Do Age and Types of Materials Cited Correlate with Availability of Appropriate Library of Congress Subject Headings?

By Strader, C. Rockelle | Library Resources & Technical Services, October 2012 | Go to article overview

Do Age and Types of Materials Cited Correlate with Availability of Appropriate Library of Congress Subject Headings?


Strader, C. Rockelle, Library Resources & Technical Services


This study is a citation analysis of a set of thes'es and dissertations in the Ohio State University's online catalog, for which the author-assigned keywords and cataloger-assigned Library of Congress Subject Headings (LCSH) are known. Correlations are .sought between the types and ages of resources cited and the number of unique keywords and unique LCSH that were found. The author presents results found in three general discipline areas: arts and humanities, the social sciences, and science, technology, engineering, and medicine.

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The process of creating new Library of Congress subject headings (LCSH) can be lengthy and consequently lag behind common use of terms in research. New subject headings are proposed and established using literary warrant when a cataloger is cataloging an item and is not satisfied with the available LCSH. Subject cataloging requires consultation of reference works--to the extent that relevant sources are available--to determine concepts and terminology that prevail at the time the heading is created. Does the currency of subject headings correlate with specific disciplines or larger fields of study? Does their availability correlate with the type of literature published in a field or with the type of literature most often cited in that field's literature?

The research reported here explores these issues through a citation analysis of a set of electronic theses and dissertations (ETDS) with author-assigned keywords and cataloger-assigned subject headings. The author sought to answer the following research questions:

* Do broad disciplines, i.e., arts and humanities; social sciences; and sciences, technology, engineering, and medicine (STEM) evidence-specific citation patterns? That is, do ETD authors in these fields cite a specific type of material, e.g., monographs, journal articles, maps, or websites more or less frequently?

* What patterns within disciplines can be identified when type and age of cited materials are examined?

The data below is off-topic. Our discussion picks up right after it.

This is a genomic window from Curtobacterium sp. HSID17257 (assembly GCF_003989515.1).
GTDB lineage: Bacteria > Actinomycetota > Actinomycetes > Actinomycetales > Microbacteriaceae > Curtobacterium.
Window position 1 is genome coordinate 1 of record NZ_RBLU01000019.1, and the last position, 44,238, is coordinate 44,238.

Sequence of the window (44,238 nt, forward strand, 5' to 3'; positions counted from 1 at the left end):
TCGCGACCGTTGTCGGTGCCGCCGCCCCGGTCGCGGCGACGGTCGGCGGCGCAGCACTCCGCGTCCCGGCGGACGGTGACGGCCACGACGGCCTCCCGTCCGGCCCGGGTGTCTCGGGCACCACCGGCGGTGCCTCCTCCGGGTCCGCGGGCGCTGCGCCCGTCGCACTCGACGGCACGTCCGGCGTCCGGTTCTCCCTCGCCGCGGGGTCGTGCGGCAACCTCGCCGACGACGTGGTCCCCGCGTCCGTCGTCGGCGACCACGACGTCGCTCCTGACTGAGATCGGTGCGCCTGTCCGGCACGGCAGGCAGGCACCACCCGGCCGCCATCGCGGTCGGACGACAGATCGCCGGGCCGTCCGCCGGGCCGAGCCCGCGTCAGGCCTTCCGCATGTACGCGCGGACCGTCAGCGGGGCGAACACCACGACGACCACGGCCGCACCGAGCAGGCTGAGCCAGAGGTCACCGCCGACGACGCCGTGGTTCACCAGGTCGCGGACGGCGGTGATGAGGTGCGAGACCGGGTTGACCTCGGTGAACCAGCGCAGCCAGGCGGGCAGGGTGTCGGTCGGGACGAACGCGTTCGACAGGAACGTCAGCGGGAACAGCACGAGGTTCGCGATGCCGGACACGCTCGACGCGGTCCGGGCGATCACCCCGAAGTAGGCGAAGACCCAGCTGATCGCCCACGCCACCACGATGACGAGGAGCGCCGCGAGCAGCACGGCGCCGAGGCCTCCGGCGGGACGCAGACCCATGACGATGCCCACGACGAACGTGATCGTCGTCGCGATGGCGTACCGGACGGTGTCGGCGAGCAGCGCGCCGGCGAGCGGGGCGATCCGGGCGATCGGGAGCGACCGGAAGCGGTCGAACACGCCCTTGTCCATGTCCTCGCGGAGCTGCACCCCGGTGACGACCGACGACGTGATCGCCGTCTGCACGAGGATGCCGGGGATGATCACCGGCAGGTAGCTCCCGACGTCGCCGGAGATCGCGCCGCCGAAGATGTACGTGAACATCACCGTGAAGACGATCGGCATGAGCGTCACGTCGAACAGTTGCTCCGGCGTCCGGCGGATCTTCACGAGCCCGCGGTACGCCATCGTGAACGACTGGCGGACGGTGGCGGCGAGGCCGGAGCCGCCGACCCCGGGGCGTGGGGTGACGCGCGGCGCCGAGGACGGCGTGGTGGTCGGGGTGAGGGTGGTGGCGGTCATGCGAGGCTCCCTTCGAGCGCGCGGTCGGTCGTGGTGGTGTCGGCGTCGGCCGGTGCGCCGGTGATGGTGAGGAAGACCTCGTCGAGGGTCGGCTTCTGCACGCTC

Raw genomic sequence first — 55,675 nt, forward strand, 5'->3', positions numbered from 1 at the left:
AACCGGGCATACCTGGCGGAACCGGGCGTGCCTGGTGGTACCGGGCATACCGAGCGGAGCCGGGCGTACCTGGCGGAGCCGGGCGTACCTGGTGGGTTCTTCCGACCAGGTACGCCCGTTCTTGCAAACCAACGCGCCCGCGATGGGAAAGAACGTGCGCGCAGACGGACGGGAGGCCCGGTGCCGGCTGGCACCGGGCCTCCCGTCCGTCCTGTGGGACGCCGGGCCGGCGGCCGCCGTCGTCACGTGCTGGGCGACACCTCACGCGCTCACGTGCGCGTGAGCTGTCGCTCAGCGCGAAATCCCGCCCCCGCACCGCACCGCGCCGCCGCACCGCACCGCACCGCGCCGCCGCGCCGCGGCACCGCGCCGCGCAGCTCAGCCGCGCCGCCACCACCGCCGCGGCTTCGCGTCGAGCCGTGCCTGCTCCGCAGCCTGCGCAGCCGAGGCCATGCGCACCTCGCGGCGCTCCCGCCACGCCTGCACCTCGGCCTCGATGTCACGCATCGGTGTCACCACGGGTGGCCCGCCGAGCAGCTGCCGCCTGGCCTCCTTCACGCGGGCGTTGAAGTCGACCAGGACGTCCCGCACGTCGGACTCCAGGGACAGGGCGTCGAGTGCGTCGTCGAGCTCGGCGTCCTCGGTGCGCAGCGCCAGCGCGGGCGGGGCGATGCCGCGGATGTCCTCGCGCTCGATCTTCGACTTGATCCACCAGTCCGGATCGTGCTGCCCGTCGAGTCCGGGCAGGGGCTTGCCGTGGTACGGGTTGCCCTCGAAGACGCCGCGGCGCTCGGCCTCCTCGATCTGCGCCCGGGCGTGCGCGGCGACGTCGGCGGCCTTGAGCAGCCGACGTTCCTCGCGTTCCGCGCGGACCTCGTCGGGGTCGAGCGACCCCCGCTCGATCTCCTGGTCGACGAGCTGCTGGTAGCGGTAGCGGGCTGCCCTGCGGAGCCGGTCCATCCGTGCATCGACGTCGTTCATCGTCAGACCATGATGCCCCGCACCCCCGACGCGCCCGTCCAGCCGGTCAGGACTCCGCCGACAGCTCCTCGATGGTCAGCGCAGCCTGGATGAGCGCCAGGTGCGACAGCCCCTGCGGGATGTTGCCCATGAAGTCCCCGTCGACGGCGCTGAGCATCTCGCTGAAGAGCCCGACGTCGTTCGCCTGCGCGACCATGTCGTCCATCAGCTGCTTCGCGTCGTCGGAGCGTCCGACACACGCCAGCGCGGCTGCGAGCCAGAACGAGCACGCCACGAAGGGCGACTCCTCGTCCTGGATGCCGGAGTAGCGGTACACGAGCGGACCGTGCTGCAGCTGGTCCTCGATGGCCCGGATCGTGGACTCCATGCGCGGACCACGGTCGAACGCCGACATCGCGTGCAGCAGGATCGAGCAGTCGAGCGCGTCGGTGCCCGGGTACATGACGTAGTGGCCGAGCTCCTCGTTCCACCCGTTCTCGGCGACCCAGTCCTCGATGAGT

* What correlations exist between type of cited materials and unique keywords or LCSH?

* What correlations exist between age of cited material and unique keywords or LCSH?

* Do these findings have implications for the maintenance of LCSH?

The author tested two assumptions:

* The arts and humanities will make heavier use of monographs, STEM will have very high use of serial articles and very little use of monographs, and the social sciences will fall between arts and humanities and STEM.

* Research in disciplines that cite monographs more often will show fewer unique keywords and LCSH.

The project described here builds on the author's 2009 study, "Author-Assigned Keywords versus Library of Congress Subject Headings." (1) In that study, keywords assigned by ETD authors were compared to LCSH assigned by catalogers when describing the same ETD. The purpose was to determine the percentage of keywords that were unique and could provide useful points of entry into the catalog. The author examined six categories of match: exact match, all present (but not in exact order), partial match, needs two LCSH, variant, and no match. The results for keywords found that 25.16 percent of the time they matched LCSH exactly; all present (but not in exact order), 3.39 percent; needing two LCSH, 2.26 percent; and partially, 24.69 percent. Keywords that were variants of LCSH appeared 9.93 percent of the time, and did not match at all 34.56 percent of the time. Conversely, LCSH matched keywords exactly 36.49 percent of the time; .all present (but not in exact order), 4.49 percent; and partially, 31.06 percent. LCSH as variants of keywords appeared 11.34 percent of the time, and did not match at all 16.60 percent.

In the previous study, the author noted that

   one explanation for the large percentage of terms
   not covered by cataloger-assigned LCSH is that
   LCSH has not kept up with current research. … 

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